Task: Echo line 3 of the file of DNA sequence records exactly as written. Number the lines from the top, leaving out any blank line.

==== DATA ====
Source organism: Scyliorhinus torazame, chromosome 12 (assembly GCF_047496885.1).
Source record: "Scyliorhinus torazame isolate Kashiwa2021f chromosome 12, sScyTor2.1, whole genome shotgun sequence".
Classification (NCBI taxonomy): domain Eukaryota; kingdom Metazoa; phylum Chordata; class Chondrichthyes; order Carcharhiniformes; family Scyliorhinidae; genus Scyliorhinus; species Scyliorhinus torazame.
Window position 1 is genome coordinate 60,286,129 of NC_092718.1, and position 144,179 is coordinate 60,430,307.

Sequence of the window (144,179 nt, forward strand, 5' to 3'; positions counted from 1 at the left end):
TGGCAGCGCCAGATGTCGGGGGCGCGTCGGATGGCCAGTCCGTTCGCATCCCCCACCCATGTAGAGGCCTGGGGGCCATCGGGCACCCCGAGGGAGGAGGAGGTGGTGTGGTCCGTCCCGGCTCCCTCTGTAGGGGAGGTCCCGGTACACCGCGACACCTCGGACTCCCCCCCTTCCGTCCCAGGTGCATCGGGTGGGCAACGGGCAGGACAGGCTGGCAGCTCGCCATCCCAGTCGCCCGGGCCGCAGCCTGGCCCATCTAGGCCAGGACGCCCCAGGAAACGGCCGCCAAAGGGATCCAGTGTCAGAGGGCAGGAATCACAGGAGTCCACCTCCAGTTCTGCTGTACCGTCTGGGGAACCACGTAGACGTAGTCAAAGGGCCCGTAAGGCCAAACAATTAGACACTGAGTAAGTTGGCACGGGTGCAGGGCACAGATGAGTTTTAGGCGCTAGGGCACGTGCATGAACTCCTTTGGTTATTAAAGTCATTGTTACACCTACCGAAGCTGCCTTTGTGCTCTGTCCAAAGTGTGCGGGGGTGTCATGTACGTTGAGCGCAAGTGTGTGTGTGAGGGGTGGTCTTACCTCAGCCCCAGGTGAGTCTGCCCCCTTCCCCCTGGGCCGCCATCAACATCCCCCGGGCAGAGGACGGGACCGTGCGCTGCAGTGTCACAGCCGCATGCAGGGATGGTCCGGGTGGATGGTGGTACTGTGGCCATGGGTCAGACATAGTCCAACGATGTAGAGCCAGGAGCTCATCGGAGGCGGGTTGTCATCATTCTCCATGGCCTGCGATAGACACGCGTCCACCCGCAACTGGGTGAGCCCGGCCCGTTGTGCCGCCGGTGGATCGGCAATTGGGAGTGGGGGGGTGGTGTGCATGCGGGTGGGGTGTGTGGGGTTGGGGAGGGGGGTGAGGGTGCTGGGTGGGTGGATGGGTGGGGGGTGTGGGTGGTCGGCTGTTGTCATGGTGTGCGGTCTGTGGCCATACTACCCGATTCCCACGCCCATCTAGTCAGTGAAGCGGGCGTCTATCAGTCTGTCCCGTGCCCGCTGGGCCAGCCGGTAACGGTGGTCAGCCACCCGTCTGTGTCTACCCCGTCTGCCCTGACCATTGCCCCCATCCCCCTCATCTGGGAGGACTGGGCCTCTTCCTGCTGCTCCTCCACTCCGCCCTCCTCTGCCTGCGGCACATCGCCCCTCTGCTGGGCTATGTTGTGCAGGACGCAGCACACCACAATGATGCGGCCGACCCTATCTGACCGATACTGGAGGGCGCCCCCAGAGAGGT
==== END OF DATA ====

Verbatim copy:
Classification (NCBI taxonomy): domain Eukaryota; kingdom Metazoa; phylum Chordata; class Chondrichthyes; order Carcharhiniformes; family Scyliorhinidae; genus Scyliorhinus; species Scyliorhinus torazame.